In recent rising environmental problem, competition and interest for CO2 gas capture materials have been increased. Solid CO2 adsorbents such as activated carbon and zeolite have been used for CO2 capture, however, those CO2 capacity or adsorbed kinetics were dramatically decreased in high humid condition. We have been investigated hydrogel film for CO2 capture to show relatively high CO2 capacity in R.H > 95%, however, CO2 absorption kinetic of this hydrogel film was too slow to spend over 1 hour. In this study, we developed an aeroporous hydrogel film (as shown in Fig.1) which consist of phase separation structure for hydrophilic hydrogel phase and hydrophobic porous gas diffusion phase. In this concept, CO2 gas can smoothly penetrate through gas diffusion phase inside film and finally absorb to hydrogel film phase for short time. We prepared aeroporous hydrogel film by mixing between amine containing hydrogel particle (GPs) and acetylene black (AB) using planetary beads milling in dry state, forming film by uniaxial pressing, and humidifying under R.H > 95%. After mixing GPs and AB, obtained powder showed core-shell structure, especially primary AB particle with 30 nm coated on the surface of GPs with approximately 5 μm from its characteristics using SEM, EDS, and particle size distribution laser diffraction type of particle size distribution measurements. After preparation the film, prepared self-standing film shows submicron ordered phase separation of GPs and AB, and a lot of voids was further observed in AB phase from TEM observation. CO2 absorption and desorption kinetics of this film showed higher than that of only GPs film evaluated by pressure swing adsorption method using humid CO2 and N2 gases. We supposed that this result revealed that gas transfer micro-channels in the aeroporous hydrogel film could be maintained under high humid condition and attributed to accelerating CO2 absorption and desorption rate.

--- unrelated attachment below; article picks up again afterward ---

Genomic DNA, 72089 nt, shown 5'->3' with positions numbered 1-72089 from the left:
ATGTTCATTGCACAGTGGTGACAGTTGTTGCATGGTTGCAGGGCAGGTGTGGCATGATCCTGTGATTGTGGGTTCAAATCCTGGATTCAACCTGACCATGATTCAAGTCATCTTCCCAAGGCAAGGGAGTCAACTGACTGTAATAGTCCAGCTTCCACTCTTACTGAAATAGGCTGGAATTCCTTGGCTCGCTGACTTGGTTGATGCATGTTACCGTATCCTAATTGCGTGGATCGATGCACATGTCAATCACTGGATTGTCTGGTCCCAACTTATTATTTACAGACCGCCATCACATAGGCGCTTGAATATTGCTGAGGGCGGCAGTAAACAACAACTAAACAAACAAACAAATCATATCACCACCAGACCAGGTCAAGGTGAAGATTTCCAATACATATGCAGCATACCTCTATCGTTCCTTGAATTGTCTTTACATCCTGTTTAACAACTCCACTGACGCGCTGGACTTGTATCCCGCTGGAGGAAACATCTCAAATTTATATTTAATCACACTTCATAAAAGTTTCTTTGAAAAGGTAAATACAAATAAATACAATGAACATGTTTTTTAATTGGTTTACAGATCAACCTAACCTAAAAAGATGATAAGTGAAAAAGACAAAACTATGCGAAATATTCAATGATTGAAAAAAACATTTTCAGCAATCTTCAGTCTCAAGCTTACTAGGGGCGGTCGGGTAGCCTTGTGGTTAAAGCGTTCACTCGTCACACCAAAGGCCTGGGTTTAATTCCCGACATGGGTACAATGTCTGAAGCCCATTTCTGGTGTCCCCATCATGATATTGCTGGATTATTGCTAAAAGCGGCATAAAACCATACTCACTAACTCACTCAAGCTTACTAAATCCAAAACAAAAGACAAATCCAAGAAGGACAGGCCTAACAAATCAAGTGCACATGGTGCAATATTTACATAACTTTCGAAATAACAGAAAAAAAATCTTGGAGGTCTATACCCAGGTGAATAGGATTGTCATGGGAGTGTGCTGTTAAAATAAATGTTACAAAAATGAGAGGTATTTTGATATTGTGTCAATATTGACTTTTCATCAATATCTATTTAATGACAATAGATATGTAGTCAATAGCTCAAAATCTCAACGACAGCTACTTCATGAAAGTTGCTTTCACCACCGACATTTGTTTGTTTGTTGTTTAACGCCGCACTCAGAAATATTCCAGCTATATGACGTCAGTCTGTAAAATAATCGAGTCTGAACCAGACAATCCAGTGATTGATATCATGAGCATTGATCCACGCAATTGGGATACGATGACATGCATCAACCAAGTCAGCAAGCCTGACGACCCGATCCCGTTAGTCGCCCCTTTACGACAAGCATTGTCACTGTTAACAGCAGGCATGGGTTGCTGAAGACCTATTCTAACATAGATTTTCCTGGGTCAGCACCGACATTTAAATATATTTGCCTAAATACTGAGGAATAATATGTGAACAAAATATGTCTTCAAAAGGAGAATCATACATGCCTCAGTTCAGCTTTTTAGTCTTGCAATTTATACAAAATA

D417 Simultaneous Adsorption of Heavy Metal Ions by Thermosensitive Ionic Hydrogel
Toni Suharto, Takehiko GOTO, Satoshi NAKAI
Hiroshima University, Higashihiroshima, Japan

Clean water is a rare commodity to get in several areas, take Batam in Indonesia for example. In 2018 approximately 70 percent of the waterways in the area is polluted by heavy metal contaminant. In this research an efficient and economical metal separation technique is proposed for the adsorption of heavy metal ions in solutions containing heavy metal ions. This technique adsorbs undesired cations and anions at the same time by deploying both cationic and anionic gel to adsorb heavy metals in target solution. The model system consisted of metal ion (PbCl2 or ZnCl2), cationic copolymer gel, and anionic copolymer gel, metal adsorption was successfully conducted. Copolymer gel consisted of N-isopropylacrylamide (NIPAM) as a thermosensitive agent, Acrylic Acid (AAc) / Acrylamidomethylpropane sulfonic acid (AMPS) as cation adsorbent and N,N-Dimethylamino propylacrylamide (DMAPAA) as anion adsorbent. With the existence of NIPAM as one of the major constituent of the gel, gel also exhibits thermosensitive properties, hence gel can desorb and adsorb ions at different temperatures. Figure 1 shows us that adsorption of both cation and anion does occurred in every type of gel. However gels that are able to adsorb cation and anion simultaneously (Dimethyl(acrylamidopropyl)ammonium propane sulfonate (DMAAPS), NIPAM-DMAPAA+NIPAM-AAc, NIPAM-DMAPAA+NIPAM-AMPS) recover more ions compared to other gels. Simultaneous usage of cation and anion gel also increases the reusability of gels. Unlike systems that uses sulfobetaine gel such as DMAAPS gel, this system enables gels to adsorb both cation and anion without any inhibition from inter-chain, intra-chain, and intra group bonding, thus reducing the probability of the system reaching its equilibrium due to the different charges in the target solution. The tested system, where anionic and cationic gels deployed at the same instant, has the potential to efficiently recover heavy metal ion from target solution.